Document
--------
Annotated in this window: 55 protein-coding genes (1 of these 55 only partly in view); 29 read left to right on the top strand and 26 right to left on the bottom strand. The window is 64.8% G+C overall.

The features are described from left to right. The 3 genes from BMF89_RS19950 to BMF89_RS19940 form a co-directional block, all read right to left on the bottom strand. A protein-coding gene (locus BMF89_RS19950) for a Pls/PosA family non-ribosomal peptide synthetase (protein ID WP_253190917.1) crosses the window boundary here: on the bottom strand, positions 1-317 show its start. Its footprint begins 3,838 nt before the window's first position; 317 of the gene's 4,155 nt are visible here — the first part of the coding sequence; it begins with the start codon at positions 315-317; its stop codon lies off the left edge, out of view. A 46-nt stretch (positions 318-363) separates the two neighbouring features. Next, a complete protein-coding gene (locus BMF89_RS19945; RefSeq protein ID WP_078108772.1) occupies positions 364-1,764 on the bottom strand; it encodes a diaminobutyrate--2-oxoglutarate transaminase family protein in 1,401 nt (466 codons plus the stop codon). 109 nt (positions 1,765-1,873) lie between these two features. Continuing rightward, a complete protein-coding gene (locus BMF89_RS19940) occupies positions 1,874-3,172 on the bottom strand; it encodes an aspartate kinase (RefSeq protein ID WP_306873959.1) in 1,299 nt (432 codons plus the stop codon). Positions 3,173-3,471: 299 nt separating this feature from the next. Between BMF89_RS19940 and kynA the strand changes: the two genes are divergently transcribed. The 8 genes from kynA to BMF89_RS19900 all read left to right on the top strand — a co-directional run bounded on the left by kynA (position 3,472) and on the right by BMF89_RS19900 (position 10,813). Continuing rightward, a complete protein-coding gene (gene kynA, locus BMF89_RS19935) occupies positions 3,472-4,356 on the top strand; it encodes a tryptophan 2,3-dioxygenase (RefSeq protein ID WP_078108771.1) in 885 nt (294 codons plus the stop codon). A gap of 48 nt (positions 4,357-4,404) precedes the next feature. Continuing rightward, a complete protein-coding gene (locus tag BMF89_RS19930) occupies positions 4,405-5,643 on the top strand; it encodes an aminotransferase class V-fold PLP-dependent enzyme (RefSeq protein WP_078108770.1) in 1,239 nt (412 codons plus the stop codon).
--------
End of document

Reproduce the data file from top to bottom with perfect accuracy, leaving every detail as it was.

Annotated in this window: 55 protein-coding genes (1 of these 55 only partly in view); 29 read left to right on the top strand and 26 right to left on the bottom strand. The window is 64.8% G+C overall.

The features are described from left to right. The 3 genes from BMF89_RS19950 to BMF89_RS19940 form a co-directional block, all read right to left on the bottom strand. A protein-coding gene (locus BMF89_RS19950) for a Pls/PosA family non-ribosomal peptide synthetase (protein ID WP_253190917.1) crosses the window boundary here: on the bottom strand, positions 1-317 show its start. Its footprint begins 3,838 nt before the window's first position; 317 of the gene's 4,155 nt are visible here — the first part of the coding sequence; it begins with the start codon at positions 315-317; its stop codon lies off the left edge, out of view. A 46-nt stretch (positions 318-363) separates the two neighbouring features. Next, a complete protein-coding gene (locus BMF89_RS19945; RefSeq protein ID WP_078108772.1) occupies positions 364-1,764 on the bottom strand; it encodes a diaminobutyrate--2-oxoglutarate transaminase family protein in 1,401 nt (466 codons plus the stop codon). 109 nt (positions 1,765-1,873) lie between these two features. Continuing rightward, a complete protein-coding gene (locus BMF89_RS19940) occupies positions 1,874-3,172 on the bottom strand; it encodes an aspartate kinase (RefSeq protein ID WP_306873959.1) in 1,299 nt (432 codons plus the stop codon). Positions 3,173-3,471: 299 nt separating this feature from the next. Between BMF89_RS19940 and kynA the strand changes: the two genes are divergently transcribed. The 8 genes from kynA to BMF89_RS19900 all read left to right on the top strand — a co-directional run bounded on the left by kynA (position 3,472) and on the right by BMF89_RS19900 (position 10,813). Continuing rightward, a complete protein-coding gene (gene kynA, locus BMF89_RS19935) occupies positions 3,472-4,356 on the top strand; it encodes a tryptophan 2,3-dioxygenase (RefSeq protein ID WP_078108771.1) in 885 nt (294 codons plus the stop codon). A gap of 48 nt (positions 4,357-4,404) precedes the next feature. Continuing rightward, a complete protein-coding gene (locus tag BMF89_RS19930) occupies positions 4,405-5,643 on the top strand; it encodes an aminotransferase class V-fold PLP-dependent enzyme (RefSeq protein WP_078108770.1) in 1,239 nt (412 codons plus the stop codon).